The Cuban deployment of its “armies of white robes” to Italy, was the sixth international medical brigade it was sending out to fight Covid-19. It had sent them to Grenada, Nicaragua, Suriname, Venezuela and Jamaica.
When the 140 Cuban medical professionals arrived in Kingston, Jamaican Health Minister Christopher Tufton greeted them thus: “In a time of crisis, the Cuban government, the Cuban people … have risen to the occasion, they have heard our appeal and they have responded.”
The Cubans are dogged fighters who, no matter how bad the situation becomes in those countries, will not turn their backs. For them, no matter the battle field — military, medical or humanitarian — neither retreat nor surrender is an option.
Watching a video of the Cubans’ arrival to the applause of grateful Italians, was quite emotive for me. It was a definitive statement that all human beings are one, irrespective of ideology and colour, and even level of development. The acts of the Cubans in rescuing the passengers of the British ship, MS Braemar and sending doctors to Italy, is also a lesson that a financially poor, underdeveloped country can come to the rescue of rich and developed countries.
It is instructive that Cuba, an island that is just 110,860 square kilometres with a population of 11.3 million, relying over the decades on raw sugar and tobacco export, has been under U.S. economic, commercial and financial embargo since Oct. 19, 1960. Yet, it has an almost 100 percent literacy and one of the most developed health systems in the world. In fact, one of the main medicines China used successfully to treat Covid-19 patients is Interferon Alpha 2b, a drug Cuba produced in 1981 to fight the dengue virus.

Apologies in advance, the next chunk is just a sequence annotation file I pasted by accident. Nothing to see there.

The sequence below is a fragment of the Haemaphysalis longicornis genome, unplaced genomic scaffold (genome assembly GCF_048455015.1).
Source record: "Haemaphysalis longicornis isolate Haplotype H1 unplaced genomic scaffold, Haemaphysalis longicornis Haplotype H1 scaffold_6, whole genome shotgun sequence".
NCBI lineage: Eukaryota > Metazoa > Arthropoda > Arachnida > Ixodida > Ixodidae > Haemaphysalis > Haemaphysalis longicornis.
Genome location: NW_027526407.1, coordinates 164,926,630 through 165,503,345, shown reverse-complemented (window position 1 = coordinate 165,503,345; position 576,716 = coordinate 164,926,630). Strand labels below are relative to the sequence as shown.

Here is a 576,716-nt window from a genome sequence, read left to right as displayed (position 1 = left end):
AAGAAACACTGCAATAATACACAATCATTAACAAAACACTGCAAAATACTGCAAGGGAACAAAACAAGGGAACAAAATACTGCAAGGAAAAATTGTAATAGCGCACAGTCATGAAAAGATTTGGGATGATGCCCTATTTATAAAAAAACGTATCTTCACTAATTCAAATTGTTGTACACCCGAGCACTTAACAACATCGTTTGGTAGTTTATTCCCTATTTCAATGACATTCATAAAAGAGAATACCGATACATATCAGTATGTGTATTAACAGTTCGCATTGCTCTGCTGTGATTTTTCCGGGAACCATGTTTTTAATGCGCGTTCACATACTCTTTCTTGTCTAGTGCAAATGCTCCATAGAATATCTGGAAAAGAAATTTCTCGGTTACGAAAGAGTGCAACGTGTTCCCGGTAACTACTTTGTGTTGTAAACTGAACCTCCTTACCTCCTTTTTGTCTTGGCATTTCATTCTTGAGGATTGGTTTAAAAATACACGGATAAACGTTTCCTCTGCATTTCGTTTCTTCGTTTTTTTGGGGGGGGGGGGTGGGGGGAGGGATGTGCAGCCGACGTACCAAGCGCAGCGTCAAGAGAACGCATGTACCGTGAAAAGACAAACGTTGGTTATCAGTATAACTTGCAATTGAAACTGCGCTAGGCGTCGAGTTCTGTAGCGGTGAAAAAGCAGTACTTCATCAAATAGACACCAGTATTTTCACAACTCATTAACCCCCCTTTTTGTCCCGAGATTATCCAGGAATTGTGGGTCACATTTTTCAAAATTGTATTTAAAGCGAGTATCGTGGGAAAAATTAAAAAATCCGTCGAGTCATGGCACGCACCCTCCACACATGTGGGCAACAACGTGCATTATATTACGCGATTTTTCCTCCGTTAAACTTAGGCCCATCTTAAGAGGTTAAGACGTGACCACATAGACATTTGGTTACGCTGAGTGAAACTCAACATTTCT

For many years, Cuba stood alone and isolated in the Organisation of American States. But through commitment, willpower, consistency and development paradigm, it won over most of the states to its side.
Cuba teaches us in Africa, particularly Nigeria, that there is no alternative to being self-reliant; to building basic institutions and investing in the people. It teaches the Nigerian elites who appropriate the country’s resources to themselves and their Western masters, that there is no alternative to building local capacity. That if they had built the health system rather than think they can always go abroad for medical treatment, they would not be patients in the dilapidated hospitals, now that the coronavirus has shut out the outside world to all Nigerians irrespective of status.
The Cuban example is no fluke. It is built on the foundations of its founding fathers, like the poet José Martí, 1853-1895; Gen. Antonio Maceo ‘The BronzeTitan’ 1845-1896; and the later generations like Fidel and Raul Castro, Camilio Cienfuegos, Haydee María and Celia Sánchez, who taught that humanity is one and that its resources must be deployed for common good, particularly in favour of the poor, the weak and marginalized.
The Cuban philosophy is embedded in the thoughts of a man like Ernesto Che Guevara, who taught that: “The life of a single human being is worth a million times more than all the properties of the richest man on earth.” The Cubans are living Che’s advice that: “We must strive every day so that this love of living humanity is transformed into actual deeds, into acts that serve as examples, as a moving force.”